There is a wild animal, described as being a generalist with a cast iron stomach, that is here to stay, primarily because it has become so highly adaptive to humans. In fact, it is thought to be an excellent example of a synanthrope, an animal able or even preferring, to live with humans. One look at its black “bandit” mask and ringed tail immediately identifies it as a raccoon.
On a recent drive to Egg Harbor I saw a dead raccoon on the road. I stopped to photograph it, determine its sex and then move it onto the shoulder so it was out of the way of other vehicles. I found it to be a very large, heavy female that was difficult to push to the side with the sturdy stick I had in my car.
My resource book says their weight can range from 12 to 25 pounds. This one seemed to be near 25 pounds and I wondered if she was pregnant. They do not hibernate but spend more time in their dens during harsh winters. This season, being as mild as it, will bring these nocturnal animals out more often in search of food.
The scientific name, Procyon (PRO-see-on) lotor (LOW-tor), is interesting in that Procyon is the name of the Dog Star, but is derived from the family of raccoons, coatis and allies – Procyonidae. The species name, lotor, refers to the habit of washing. In spite of the belief that a raccoon always washes its food before eating it, scientists think they merely like to feel their food underwater.
Having such dexterous, almost human-like fingers and a highly developed sense of touch, it is thought that they have somewhat of an obsession for handling their food before consuming it. Many raccoons eat much of their food considerable distances from the nearest body of water or birdbath.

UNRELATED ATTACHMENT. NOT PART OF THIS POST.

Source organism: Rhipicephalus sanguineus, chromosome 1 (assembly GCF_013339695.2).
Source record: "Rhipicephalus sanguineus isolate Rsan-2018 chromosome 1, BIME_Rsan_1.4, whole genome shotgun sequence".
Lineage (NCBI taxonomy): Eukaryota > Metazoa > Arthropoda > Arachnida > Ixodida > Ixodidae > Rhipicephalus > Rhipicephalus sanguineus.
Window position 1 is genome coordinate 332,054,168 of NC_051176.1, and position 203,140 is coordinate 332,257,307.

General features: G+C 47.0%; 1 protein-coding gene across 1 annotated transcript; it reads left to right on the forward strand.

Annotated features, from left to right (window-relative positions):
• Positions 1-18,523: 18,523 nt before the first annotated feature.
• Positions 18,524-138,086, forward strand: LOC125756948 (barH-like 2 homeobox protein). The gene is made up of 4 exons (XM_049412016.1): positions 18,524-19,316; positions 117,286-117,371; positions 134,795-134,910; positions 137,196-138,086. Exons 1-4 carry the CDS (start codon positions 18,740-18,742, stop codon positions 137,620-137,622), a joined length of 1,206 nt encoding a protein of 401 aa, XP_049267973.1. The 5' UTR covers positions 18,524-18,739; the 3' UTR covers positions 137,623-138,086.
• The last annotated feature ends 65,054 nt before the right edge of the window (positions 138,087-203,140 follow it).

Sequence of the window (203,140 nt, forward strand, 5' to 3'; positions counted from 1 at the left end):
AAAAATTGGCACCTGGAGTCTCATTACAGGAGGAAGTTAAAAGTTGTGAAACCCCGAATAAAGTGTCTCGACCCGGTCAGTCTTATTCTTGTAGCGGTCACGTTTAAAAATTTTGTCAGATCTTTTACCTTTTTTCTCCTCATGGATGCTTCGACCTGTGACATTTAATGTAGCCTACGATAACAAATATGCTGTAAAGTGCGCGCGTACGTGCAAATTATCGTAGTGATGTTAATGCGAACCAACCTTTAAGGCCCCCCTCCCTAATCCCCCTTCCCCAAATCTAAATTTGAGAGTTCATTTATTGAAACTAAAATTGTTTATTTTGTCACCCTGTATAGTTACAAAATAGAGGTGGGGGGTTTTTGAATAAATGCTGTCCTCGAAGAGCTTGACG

They range throughout much of the Americas but are less common in the Great Basin and the northern Rocky Mountains. The largest are found in the northern and eastern part of the United States and the smallest version lives in the Florida Keys.
Mating season in our area is February and the young are born nine weeks later. Males are polygamous but a female will choose just one male each mating season. Knowing this, I do believe the dead one I found on Feb. 24th was probably carrying young.
I remember, perhaps 20 years ago, when Roy and I were singing in a combined choir and had returned home from a rehearsal on a cold December night. As we drove into our front yard the headlights revealed a large raccoon scampering from the bird feeders up the bank and around the side of our house. It was 17 degrees out and the snow cover was substantial, but apparently this animal was hungry enough to venture out of its den.
Most wooded campground owners in the Midwest have learned through experience that either the garbage cans must be very securely fastened or they will be rattling throughout the night. Few nocturnal mammals have triggered more human-animal conflicts around homes and buildings than these dexterous, inquisitive creatures.